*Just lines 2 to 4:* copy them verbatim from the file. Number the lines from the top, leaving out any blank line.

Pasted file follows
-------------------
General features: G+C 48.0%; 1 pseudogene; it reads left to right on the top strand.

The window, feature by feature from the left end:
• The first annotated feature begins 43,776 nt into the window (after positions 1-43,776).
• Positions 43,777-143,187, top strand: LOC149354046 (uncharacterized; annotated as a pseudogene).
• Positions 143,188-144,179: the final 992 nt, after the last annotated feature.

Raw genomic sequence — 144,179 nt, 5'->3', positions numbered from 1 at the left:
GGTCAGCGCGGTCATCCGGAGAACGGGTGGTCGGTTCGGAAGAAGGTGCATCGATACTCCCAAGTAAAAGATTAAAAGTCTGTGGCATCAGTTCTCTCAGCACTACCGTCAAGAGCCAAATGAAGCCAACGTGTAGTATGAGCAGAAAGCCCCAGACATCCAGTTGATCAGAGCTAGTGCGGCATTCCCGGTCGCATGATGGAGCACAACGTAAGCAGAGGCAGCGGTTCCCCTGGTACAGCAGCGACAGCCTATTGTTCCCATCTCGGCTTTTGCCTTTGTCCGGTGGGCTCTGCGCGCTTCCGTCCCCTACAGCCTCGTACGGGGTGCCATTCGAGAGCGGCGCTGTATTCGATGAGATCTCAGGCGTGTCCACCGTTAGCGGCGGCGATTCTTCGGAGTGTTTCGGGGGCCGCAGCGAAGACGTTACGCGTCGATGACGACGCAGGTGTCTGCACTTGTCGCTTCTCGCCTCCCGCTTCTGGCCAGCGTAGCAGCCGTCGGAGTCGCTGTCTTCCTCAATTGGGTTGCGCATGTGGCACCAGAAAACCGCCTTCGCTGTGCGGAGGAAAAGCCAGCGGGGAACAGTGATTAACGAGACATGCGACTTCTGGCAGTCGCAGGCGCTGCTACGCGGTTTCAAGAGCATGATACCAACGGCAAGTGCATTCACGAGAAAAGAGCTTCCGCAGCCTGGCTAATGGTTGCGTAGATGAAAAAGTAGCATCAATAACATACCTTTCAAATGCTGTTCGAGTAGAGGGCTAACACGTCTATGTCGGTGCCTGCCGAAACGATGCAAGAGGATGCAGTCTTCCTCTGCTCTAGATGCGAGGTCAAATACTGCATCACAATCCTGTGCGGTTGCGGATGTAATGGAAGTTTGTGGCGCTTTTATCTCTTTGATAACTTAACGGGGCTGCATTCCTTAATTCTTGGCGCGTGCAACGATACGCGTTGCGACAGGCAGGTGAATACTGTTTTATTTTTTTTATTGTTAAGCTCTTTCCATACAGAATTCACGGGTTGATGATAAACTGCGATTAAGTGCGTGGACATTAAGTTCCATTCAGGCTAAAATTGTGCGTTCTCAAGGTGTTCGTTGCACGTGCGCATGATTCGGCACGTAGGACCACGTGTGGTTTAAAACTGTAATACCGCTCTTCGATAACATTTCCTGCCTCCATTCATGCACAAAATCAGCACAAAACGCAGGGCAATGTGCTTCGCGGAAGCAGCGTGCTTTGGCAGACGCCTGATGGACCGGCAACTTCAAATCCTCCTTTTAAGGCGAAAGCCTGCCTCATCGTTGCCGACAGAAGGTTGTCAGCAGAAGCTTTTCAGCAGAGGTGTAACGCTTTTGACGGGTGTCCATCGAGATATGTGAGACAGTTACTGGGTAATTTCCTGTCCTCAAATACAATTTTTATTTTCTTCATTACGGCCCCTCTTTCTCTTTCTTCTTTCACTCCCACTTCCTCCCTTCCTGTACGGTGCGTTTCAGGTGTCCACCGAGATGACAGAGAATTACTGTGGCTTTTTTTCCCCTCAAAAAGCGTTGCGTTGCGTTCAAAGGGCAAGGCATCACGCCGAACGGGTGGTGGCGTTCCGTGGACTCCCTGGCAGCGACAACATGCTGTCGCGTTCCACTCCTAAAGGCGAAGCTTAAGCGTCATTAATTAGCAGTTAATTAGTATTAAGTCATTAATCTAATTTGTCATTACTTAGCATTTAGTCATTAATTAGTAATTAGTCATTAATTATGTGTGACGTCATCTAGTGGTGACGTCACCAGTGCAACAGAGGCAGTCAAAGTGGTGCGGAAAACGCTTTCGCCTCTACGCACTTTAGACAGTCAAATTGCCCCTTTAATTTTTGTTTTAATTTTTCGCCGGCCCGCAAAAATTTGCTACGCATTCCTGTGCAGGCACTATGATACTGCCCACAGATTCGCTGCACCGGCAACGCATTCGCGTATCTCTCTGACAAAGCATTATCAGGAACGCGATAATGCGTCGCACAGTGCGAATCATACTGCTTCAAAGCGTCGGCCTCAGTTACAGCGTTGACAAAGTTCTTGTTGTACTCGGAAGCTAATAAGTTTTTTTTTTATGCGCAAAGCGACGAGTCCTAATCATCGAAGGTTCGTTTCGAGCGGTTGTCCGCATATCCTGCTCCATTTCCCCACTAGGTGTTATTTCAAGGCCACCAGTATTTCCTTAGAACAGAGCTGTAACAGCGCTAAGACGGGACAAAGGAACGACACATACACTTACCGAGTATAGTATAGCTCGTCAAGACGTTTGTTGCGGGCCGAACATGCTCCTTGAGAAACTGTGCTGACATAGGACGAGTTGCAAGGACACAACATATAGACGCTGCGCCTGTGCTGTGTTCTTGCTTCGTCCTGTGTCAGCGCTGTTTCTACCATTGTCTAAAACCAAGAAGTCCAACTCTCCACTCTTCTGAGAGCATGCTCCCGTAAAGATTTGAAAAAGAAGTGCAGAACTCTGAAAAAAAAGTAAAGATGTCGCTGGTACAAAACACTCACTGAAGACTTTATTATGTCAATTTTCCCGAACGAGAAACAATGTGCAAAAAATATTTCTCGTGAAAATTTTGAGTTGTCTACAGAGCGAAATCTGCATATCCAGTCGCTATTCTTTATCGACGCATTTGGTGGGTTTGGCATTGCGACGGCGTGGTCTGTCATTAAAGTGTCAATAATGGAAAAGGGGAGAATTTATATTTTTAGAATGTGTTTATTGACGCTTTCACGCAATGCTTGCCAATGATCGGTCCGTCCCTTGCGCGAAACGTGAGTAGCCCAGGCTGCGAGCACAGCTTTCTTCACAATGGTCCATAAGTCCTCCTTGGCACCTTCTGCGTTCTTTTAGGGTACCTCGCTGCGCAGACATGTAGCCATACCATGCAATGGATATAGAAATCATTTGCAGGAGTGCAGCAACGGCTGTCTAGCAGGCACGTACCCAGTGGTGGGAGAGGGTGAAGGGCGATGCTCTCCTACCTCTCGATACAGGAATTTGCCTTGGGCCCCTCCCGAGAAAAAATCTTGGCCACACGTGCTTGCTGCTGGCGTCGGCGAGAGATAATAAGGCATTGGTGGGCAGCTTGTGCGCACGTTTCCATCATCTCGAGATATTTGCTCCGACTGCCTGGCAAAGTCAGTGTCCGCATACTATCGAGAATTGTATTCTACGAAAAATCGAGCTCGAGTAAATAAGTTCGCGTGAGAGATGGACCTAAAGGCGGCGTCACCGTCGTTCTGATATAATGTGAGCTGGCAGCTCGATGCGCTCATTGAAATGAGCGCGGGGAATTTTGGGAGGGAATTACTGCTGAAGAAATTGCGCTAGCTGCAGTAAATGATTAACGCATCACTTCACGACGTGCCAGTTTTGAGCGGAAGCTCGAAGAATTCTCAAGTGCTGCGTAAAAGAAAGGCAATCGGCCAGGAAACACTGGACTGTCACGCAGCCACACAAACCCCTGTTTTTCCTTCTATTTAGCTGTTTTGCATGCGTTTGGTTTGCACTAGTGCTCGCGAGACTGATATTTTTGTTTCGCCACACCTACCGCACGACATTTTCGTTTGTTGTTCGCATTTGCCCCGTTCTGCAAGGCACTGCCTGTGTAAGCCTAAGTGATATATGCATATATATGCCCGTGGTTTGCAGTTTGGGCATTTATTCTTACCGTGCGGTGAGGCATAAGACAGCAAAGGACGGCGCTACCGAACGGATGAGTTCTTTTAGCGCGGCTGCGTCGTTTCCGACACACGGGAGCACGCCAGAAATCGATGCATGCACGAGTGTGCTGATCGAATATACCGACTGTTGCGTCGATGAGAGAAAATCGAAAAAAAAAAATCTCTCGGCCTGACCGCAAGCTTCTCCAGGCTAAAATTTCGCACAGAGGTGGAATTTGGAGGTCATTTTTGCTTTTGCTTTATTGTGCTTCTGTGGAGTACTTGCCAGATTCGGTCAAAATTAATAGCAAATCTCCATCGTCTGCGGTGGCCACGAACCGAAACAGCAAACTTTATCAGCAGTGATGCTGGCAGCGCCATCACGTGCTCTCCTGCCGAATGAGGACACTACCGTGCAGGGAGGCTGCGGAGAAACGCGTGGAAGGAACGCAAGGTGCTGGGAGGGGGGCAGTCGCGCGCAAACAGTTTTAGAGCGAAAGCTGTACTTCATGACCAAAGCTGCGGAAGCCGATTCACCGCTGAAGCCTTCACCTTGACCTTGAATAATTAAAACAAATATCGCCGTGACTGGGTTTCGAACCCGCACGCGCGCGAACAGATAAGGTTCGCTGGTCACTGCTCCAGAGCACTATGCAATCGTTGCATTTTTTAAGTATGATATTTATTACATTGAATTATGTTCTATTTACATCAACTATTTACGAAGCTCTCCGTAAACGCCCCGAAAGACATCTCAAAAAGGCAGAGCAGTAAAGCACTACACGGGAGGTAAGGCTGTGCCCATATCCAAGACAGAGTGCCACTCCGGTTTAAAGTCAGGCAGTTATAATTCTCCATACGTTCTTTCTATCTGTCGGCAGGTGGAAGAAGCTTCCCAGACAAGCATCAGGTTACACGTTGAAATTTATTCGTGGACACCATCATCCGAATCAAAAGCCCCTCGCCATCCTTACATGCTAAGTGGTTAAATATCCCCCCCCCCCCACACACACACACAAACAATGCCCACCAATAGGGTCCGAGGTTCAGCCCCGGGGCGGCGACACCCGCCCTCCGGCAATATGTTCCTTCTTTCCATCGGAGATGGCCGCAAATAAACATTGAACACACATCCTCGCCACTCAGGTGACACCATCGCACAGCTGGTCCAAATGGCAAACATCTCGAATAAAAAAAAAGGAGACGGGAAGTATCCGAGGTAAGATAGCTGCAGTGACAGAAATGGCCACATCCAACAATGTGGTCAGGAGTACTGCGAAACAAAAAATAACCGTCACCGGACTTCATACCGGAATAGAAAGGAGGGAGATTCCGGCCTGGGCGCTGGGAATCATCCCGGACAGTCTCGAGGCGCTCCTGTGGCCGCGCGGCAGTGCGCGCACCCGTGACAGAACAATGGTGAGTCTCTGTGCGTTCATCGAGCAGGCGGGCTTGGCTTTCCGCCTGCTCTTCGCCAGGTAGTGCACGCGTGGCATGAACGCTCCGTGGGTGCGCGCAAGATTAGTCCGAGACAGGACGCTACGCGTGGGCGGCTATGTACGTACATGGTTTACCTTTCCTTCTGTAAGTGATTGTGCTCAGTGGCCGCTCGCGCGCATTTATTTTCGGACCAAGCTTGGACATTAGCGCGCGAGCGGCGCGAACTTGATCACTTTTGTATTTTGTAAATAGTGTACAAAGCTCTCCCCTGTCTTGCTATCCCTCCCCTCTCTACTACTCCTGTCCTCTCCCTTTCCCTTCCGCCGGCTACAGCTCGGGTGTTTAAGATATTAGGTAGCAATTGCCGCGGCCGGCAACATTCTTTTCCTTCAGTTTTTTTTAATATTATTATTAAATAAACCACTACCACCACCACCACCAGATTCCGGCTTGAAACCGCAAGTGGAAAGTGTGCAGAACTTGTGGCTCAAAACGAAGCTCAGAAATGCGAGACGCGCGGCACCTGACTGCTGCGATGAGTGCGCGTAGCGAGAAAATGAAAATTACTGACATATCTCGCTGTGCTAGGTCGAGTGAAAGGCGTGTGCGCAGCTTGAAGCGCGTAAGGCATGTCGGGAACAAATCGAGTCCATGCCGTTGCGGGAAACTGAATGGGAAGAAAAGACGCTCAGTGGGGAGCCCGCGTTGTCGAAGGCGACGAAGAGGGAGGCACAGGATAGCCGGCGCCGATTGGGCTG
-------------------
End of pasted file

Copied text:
The window, feature by feature from the left end:
• The first annotated feature begins 43,776 nt into the window (after positions 1-43,776).
• Positions 43,777-143,187, top strand: LOC149354046 (uncharacterized; annotated as a pseudogene).